Productivity-improving measures on steel-structures in ships and their relative effect on the CO2-emissions over a lifespan
MetadataVis full innførsel
- Institutt for marin teknikk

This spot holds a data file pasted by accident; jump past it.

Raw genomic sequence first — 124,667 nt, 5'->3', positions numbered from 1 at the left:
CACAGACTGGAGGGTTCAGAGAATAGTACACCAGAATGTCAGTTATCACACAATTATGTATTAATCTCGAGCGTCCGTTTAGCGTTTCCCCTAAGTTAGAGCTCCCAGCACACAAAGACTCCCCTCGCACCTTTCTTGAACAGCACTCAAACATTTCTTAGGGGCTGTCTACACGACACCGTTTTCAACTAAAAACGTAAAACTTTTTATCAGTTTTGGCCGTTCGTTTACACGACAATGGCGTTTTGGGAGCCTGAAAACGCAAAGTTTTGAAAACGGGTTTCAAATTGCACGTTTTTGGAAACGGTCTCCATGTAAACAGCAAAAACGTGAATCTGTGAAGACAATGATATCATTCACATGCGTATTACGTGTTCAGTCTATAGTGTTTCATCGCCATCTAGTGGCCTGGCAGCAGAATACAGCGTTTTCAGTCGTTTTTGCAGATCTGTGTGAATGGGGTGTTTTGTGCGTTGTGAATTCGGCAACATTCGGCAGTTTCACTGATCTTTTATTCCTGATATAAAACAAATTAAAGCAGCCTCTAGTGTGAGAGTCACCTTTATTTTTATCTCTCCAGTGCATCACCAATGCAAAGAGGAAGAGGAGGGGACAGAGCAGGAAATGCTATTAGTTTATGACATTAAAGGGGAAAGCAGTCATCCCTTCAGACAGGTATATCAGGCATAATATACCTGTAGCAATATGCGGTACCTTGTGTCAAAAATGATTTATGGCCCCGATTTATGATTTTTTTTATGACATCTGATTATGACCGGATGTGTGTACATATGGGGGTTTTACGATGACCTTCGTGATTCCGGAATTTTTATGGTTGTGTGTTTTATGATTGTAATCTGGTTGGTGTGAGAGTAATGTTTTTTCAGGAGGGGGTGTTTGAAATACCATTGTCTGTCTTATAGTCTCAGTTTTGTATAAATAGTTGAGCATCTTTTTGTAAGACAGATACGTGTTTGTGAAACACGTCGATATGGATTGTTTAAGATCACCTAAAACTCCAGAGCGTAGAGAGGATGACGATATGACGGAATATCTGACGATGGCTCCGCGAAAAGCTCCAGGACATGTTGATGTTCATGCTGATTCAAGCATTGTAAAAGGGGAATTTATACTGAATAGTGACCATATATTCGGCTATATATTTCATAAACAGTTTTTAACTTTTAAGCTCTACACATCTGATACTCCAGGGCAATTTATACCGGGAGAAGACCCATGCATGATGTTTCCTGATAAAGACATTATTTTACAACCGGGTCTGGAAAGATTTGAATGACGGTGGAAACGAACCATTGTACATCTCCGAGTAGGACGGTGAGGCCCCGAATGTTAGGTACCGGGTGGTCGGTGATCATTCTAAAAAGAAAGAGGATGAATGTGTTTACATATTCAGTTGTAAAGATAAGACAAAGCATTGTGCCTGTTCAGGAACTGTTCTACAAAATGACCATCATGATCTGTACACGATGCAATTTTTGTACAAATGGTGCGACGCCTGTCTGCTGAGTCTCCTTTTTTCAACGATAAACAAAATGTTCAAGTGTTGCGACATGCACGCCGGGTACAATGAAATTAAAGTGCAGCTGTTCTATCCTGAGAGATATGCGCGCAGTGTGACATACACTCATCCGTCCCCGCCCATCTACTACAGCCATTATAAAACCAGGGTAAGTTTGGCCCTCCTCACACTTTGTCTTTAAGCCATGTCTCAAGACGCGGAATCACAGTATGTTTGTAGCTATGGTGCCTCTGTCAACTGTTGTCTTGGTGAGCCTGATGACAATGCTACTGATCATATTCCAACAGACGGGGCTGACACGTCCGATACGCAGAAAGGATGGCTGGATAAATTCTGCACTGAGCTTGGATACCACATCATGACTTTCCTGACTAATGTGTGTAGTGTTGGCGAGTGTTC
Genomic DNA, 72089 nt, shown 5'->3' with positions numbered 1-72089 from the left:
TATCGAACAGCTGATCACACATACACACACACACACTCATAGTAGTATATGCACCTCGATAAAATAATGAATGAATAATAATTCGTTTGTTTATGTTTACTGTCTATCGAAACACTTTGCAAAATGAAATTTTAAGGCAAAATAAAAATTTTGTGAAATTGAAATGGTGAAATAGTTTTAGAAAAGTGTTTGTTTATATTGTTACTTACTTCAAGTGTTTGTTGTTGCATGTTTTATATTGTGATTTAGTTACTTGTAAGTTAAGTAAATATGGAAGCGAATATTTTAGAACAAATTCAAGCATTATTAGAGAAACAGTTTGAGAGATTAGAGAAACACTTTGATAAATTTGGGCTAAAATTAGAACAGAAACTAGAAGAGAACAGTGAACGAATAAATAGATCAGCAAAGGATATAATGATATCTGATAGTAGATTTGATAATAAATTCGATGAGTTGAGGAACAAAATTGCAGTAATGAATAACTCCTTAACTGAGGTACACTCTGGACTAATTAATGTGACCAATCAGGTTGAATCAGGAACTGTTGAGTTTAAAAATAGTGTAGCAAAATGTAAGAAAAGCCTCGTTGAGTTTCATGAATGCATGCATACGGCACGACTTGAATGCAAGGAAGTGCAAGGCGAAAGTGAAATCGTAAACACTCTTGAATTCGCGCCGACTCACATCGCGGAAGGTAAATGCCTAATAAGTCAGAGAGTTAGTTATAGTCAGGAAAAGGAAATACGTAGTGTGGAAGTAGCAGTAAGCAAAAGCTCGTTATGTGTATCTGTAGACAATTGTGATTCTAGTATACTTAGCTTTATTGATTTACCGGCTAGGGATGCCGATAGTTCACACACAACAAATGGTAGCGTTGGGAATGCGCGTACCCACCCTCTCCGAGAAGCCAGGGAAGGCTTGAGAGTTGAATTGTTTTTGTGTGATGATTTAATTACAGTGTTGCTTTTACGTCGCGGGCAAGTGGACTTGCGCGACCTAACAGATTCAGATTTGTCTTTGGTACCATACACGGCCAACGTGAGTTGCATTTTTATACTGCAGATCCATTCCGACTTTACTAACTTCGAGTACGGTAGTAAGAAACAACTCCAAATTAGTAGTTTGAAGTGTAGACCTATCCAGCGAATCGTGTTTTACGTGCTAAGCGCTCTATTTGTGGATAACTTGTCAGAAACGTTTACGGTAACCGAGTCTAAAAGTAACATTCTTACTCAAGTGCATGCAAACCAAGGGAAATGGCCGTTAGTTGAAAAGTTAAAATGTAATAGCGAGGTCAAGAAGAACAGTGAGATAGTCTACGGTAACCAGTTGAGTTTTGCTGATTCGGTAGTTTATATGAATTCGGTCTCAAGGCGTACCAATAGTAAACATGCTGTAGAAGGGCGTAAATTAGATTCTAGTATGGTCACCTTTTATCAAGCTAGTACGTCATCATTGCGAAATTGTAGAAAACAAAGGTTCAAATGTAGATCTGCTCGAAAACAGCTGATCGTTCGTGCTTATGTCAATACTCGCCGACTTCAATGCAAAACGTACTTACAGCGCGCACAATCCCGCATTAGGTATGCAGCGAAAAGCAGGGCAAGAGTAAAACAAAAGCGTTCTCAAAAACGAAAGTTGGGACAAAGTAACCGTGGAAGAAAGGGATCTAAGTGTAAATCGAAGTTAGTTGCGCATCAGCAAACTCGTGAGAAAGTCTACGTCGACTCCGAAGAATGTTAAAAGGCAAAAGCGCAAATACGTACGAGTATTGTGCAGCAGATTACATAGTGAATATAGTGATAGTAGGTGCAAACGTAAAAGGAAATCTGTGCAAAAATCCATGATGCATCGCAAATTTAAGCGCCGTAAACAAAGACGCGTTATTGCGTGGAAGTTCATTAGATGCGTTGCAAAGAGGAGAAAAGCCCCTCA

Although maritime transport are surely the most environmentally friendly way to transport , number of tones cargo shipped versus total CO2 emissions, is it great opportunities and possibilities for further improvement. A life cycle assessment is a technique to assess environmental impacts associated with all the stages of a product's life from-cradle-to-grave. LCA analysis is not as common in the shipping industry, but is on its way to becoming an important tool to outline and hopefully reduce emissions. It has earlier been shown that the operation phase is the phase where a ship pollutes the most during a lifetime, so the main goal in this thesis is to take a look into the consequences of designing a simplified (efficient to produce) ship structure and the effect this has on the total amount of CO2 emissions trough the ships lifecycle. Building as cheap as possible has always been important in the shipping industry, one way to cut the building cost can be to simplify the steel structure of the ship and in that way reduce the man hour cost. In a collaboration with the MARINOR project "production and maintenance friendly steel constructions" (source ) a rapport containing results from strength analyzes on a ship structure was made. The goal was to reduce or remove number of profiles, results showed that this was possible with a moderate increase in plate thickness. The chosen sample ship could remove 943 profiles with a following dead weight increase of 30 tons for a 17,500 dwt product tanker. This case has then been used to evaluate the effect a simplified steel structure has on the total emissions of CO2 during a ships lifetime. Results from the MARINOR project has been generalized to fit other ship sizes and results from the LCA showed the following results:Emissions from the building phase alone is about the same, only about 0,5 percent raise and that is mainly due to higher lightship weight. The saved emissions due to less welding, burning and edge trimming are not enough to actually bring some difference to the total emissions.The added steel weight is too little to give added emissions in the operation phase alone.The difference between the two ship structures are mainly the operation profile and the added life length of the ship.With the assumption of a added life length from 20 to 30 years the factor( g CO2 / Ton Freighted x Nm) have improved from 1,5 to 4 percent depending on the ship size, the reason is added lifetime and less steel replacement. Results show that the ships with higher Dwt/lightship factor trends to have higher environmental effects of a simplified steel structure.At the economical point of view a ship with a simplified steel structure seems to cost about the same as a conventional design. With the assumption of an added lifecycle are the new design is about 30 percent cheaper. The reason is that the original ship needs three ships for a 60 year lifecycle, while the modified hull only needs two ships.